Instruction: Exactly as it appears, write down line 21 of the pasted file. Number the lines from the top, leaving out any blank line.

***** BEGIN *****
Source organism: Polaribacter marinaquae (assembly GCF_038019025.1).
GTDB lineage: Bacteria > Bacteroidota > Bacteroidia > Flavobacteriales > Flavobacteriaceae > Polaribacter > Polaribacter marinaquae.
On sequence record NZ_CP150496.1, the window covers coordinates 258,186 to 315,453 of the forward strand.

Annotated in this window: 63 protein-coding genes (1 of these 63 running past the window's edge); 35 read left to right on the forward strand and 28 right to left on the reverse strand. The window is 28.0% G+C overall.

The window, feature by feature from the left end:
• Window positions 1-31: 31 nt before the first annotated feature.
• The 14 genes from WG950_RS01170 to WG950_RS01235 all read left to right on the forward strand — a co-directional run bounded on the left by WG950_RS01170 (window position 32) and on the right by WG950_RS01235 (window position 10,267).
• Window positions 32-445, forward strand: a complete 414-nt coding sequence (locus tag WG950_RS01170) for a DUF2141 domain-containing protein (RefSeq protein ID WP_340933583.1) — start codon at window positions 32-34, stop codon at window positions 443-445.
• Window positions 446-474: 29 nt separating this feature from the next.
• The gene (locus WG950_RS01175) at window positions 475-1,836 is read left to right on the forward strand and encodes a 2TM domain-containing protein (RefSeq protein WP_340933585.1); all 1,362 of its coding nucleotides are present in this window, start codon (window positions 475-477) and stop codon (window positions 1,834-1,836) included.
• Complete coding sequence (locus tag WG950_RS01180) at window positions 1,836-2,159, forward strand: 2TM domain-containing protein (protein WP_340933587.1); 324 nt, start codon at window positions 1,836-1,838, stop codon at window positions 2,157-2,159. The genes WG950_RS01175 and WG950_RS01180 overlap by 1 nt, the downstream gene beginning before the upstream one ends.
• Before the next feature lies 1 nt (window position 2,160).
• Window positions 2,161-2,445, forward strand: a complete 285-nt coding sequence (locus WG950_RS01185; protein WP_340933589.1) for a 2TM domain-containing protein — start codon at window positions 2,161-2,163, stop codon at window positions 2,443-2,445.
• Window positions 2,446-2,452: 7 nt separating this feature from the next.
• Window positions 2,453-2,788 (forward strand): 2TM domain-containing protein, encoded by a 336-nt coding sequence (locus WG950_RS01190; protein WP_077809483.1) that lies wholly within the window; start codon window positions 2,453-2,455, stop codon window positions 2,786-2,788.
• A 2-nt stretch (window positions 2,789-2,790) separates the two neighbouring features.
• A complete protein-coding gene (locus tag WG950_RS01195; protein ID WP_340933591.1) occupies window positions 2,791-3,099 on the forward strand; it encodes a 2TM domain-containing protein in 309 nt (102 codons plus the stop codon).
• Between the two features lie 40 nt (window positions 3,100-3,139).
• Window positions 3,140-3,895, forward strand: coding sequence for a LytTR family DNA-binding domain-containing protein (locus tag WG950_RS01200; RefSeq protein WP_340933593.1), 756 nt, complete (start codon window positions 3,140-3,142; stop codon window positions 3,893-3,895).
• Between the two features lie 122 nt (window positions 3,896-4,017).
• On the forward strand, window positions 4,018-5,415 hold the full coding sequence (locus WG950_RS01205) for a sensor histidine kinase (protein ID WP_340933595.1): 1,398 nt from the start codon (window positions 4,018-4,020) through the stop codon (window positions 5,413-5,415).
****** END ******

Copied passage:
• On the forward strand, window positions 4,018-5,415 hold the full coding sequence (locus WG950_RS01205) for a sensor histidine kinase (protein ID WP_340933595.1): 1,398 nt from the start codon (window positions 4,018-4,020) through the stop codon (window positions 5,413-5,415).